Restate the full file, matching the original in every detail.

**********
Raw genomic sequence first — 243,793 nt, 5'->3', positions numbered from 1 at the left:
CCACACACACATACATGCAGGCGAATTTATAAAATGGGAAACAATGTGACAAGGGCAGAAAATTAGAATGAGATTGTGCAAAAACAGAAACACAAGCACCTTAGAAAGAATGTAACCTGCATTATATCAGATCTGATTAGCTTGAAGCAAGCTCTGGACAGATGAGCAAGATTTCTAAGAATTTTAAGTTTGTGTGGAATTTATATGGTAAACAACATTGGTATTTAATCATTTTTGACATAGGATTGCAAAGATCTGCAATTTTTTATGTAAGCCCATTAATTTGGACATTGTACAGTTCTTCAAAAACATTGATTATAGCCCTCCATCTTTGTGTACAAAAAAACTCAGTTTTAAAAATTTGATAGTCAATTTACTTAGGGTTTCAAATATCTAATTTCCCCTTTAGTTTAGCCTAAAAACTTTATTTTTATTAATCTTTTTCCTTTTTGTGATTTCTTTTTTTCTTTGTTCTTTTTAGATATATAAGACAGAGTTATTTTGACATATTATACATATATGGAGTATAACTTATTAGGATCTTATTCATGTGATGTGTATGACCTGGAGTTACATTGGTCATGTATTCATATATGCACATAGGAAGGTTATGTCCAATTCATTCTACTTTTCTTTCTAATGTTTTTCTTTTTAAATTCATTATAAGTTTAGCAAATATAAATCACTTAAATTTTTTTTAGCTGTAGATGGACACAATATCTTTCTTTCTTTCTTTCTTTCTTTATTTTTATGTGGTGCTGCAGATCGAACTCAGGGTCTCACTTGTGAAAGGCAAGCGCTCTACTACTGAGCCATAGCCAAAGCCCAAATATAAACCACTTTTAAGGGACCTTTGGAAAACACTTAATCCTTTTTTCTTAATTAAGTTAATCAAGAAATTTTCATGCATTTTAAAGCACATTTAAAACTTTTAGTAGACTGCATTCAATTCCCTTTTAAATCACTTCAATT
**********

Raw genomic sequence first — 243,793 nt, 5'->3', positions numbered from 1 at the left:
CCACACACACATACATGCAGGCGAATTTATAAAATGGGAAACAATGTGACAAGGGCAGAAAATTAGAATGAGATTGTGCAAAAACAGAAACACAAGCACCTTAGAAAGAATGTAACCTGCATTATATCAGATCTGATTAGCTTGAAGCAAGCTCTGGACAGATGAGCAAGATTTCTAAGAATTTTAAGTTTGTGTGGAATTTATATGGTAAACAACATTGGTATTTAATCATTTTTGACATAGGATTGCAAAGATCTGCAATTTTTTATGTAAGCCCATTAATTTGGACATTGTACAGTTCTTCAAAAACATTGATTATAGCCCTCCATCTTTGTGTACAAAAAAACTCAGTTTTAAAAATTTGATAGTCAATTTACTTAGGGTTTCAAATATCTAATTTCCCCTTTAGTTTAGCCTAAAAACTTTATTTTTATTAATCTTTTTCCTTTTTGTGATTTCTTTTTTTCTTTGTTCTTTTTAGATATATAAGACAGAGTTATTTTGACATATTATACATATATGGAGTATAACTTATTAGGATCTTATTCATGTGATGTGTATGACCTGGAGTTACATTGGTCATGTATTCATATATGCACATAGGAAGGTTATGTCCAATTCATTCTACTTTTCTTTCTAATGTTTTTCTTTTTAAATTCATTATAAGTTTAGCAAATATAAATCACTTAAATTTTTTTTAGCTGTAGATGGACACAATATCTTTCTTTCTTTCTTTCTTTCTTTATTTTTATGTGGTGCTGCAGATCGAACTCAGGGTCTCACTTGTGAAAGGCAAGCGCTCTACTACTGAGCCATAGCCAAAGCCCAAATATAAACCACTTTTAAGGGACCTTTGGAAAACACTTAATCCTTTTTTCTTAATTAAGTTAATCAAGAAATTTTCATGCATTTTAAAGCACATTTAAAACTTTTAGTAGACTGCATTCAATTCCCTTTTAAATCACTTCAATT